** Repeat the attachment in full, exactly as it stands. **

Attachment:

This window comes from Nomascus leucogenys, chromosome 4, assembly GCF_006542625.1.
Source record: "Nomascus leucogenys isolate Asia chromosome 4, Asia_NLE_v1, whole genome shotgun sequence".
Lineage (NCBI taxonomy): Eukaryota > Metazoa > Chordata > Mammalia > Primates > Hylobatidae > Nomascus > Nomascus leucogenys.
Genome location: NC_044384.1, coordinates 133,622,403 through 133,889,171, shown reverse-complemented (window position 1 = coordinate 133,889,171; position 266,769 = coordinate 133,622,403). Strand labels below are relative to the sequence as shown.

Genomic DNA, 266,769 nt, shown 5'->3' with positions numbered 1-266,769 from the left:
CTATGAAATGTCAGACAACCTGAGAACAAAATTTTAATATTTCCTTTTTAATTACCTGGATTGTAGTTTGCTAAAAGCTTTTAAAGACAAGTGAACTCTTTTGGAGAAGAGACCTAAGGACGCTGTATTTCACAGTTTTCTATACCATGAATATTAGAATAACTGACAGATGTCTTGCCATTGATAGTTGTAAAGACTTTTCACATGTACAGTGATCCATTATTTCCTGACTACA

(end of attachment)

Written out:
This window comes from Nomascus leucogenys, chromosome 4, assembly GCF_006542625.1.
Source record: "Nomascus leucogenys isolate Asia chromosome 4, Asia_NLE_v1, whole genome shotgun sequence".
Lineage (NCBI taxonomy): Eukaryota > Metazoa > Chordata > Mammalia > Primates > Hylobatidae > Nomascus > Nomascus leucogenys.
Genome location: NC_044384.1, coordinates 133,622,403 through 133,889,171, shown reverse-complemented (window position 1 = coordinate 133,889,171; position 266,769 = coordinate 133,622,403). Strand labels below are relative to the sequence as shown.

Genomic DNA, 266,769 nt, shown 5'->3' with positions numbered 1-266,769 from the left:
CTATGAAATGTCAGACAACCTGAGAACAAAATTTTAATATTTCCTTTTTAATTACCTGGATTGTAGTTTGCTAAAAGCTTTTAAAGACAAGTGAACTCTTTTGGAGAAGAGACCTAAGGACGCTGTATTTCACAGTTTTCTATACCATGAATATTAGAATAACTGACAGATGTCTTGCCATTGATAGTTGTAAAGACTTTTCACATGTACAGTGATCCATTATTTCCTGACTACA